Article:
Personally, I liked the first episode, and I think the premise shows great promise. Once again, we're being treated to a different angle on the MCU. And I for one, while not normally a watcher of female lawyer comedies—or dramas—look forward to the ride. And even if She-Hulk gets pushed off a cliff by the meathead brigade, I think she has the perfect response for those troglodytes:

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  1. As a lifelong comics fan I find all of this almost incomprehensibly weird. I remember when She Hulk was created. I have her first appearances somewhere in the house. I remember reading the first-run series of her own title. I was active in comics fandom at the time and while I remember there being some chatter over the general advisability or otherwise of cloning existing characters in reverse gender, I absolutely do not recall any of it being centered around the idea that "girls can't be superheros".

    That was not something anyone thought. FFS, the biggest deal in the entire superhero universe, the WoW of its day, was the XMen, which was positively stuffed with female characters, some of them among the strongest in the MCU (As we didn't call it then.) - Storm, Rogue, Phoenix... Even the more obviously girly female X-Men came to be much-loved characters - Kitty Pride (Shadowcat as she became), Jubilee...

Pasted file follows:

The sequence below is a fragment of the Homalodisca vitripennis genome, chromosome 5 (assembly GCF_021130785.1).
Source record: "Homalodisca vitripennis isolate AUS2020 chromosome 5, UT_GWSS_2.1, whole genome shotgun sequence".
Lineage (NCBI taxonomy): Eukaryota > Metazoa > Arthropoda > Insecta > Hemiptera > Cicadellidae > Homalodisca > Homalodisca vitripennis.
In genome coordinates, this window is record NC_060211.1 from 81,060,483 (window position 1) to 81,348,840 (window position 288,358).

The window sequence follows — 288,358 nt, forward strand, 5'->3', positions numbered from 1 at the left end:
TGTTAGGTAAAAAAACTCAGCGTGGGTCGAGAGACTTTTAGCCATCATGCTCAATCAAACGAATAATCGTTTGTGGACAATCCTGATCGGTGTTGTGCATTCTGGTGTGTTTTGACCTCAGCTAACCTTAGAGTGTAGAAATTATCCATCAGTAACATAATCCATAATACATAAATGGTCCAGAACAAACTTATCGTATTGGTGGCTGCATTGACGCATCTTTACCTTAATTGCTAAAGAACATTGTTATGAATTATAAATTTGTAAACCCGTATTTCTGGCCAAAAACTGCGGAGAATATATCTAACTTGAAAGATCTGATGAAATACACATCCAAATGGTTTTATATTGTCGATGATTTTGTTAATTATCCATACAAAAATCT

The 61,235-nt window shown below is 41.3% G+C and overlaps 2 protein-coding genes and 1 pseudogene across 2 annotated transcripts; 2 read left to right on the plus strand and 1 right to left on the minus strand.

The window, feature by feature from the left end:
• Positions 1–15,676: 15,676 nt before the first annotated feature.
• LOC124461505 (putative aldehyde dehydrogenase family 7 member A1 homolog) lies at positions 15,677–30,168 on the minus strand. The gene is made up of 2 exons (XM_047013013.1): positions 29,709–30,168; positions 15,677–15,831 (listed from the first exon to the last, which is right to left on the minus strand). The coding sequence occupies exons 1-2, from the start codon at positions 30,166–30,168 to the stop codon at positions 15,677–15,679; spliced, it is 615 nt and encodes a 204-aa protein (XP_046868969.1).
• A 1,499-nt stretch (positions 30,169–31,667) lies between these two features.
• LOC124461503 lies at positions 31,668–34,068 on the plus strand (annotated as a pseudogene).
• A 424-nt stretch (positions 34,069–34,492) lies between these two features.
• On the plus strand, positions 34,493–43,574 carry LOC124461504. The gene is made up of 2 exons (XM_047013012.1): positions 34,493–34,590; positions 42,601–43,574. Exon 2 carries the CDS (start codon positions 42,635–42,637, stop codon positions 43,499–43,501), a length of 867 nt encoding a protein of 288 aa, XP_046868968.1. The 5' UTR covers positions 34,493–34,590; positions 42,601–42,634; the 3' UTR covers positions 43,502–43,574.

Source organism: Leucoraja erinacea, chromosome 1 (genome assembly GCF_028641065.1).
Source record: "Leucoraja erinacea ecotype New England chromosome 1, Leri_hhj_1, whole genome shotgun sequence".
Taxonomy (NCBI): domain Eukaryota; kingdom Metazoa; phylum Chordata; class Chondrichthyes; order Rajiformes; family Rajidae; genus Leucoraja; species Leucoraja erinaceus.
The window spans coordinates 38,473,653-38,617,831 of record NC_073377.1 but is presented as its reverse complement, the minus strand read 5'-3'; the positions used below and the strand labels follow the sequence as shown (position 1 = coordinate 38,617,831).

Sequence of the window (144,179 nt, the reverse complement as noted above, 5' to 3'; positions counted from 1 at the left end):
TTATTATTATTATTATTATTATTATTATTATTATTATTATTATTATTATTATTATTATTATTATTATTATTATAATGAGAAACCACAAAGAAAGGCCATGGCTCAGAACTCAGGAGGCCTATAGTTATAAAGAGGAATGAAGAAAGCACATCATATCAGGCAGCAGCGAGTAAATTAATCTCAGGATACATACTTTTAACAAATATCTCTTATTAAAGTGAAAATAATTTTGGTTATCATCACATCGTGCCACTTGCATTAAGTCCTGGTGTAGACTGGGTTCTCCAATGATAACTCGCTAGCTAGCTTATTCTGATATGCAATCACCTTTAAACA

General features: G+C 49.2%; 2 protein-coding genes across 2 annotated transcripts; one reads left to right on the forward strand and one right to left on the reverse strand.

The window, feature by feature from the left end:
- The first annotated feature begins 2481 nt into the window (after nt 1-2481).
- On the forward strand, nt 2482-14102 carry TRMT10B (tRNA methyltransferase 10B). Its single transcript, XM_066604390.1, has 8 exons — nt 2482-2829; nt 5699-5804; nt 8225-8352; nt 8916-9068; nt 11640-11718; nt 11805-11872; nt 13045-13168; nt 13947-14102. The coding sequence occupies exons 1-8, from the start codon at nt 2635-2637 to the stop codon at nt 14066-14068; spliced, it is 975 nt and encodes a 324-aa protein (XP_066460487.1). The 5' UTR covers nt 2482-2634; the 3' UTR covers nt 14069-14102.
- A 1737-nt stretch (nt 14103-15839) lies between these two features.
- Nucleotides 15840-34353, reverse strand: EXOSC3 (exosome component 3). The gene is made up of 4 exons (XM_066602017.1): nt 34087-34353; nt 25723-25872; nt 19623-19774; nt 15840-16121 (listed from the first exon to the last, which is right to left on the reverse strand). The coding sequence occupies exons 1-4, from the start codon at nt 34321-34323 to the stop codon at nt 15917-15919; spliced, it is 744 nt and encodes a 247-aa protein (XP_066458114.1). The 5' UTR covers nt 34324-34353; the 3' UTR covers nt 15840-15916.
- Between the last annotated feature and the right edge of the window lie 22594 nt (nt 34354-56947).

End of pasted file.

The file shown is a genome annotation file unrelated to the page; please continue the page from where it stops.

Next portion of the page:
Chris Claremont, who wrote all the X-Men books for years and was for a decade the most high-profile writer of superhero comics in the world, was known for being "a woman's writer" in that he focused heavily on female characters and storylines. I'm certainly not going to claim he was actually good at it - he always seemed like a man making a point to me - but it was known and almost unquestioningly accepted that it's what he was doing and no-one I can remember was going around trying to get him to stop.

    I could go much deeper with this because, while there were apalling issues of (mis)representation, while almost everything was done from an almost stereotypically male perspective and while there were way, way too few actual women writing the stories, male comics fans as a whole did not, when I was part of the group, have any conceptual objections to girls joining their club. (Not to mention that, in my personal comics fan peer group, which was extensive, women were very well-represented, present, active and in many cases leading.)

    Where this current hatred of women comes from I have no idea but I don't believe it comes from what I would have considered to be genuine comics fans. I think the fans I knew at that time would almost universally have been appalled by it.

    1. Yes, I think the world you and I grew up in was very different. For instance, Scooter was the tabletop gamer growing up. While it was something that interested me somewhat, I was never part of the social circle. I know couples that met through online gaming. But in this last decade or so, the man-trolls have really kicked it up a notch, questioning female gamer cred, going after female creators, and collectively whining about any female influence or representation in entertainment.

      I liked this first episode, but I also liked Ms. Marvel and Captain Marvel, so what do I know?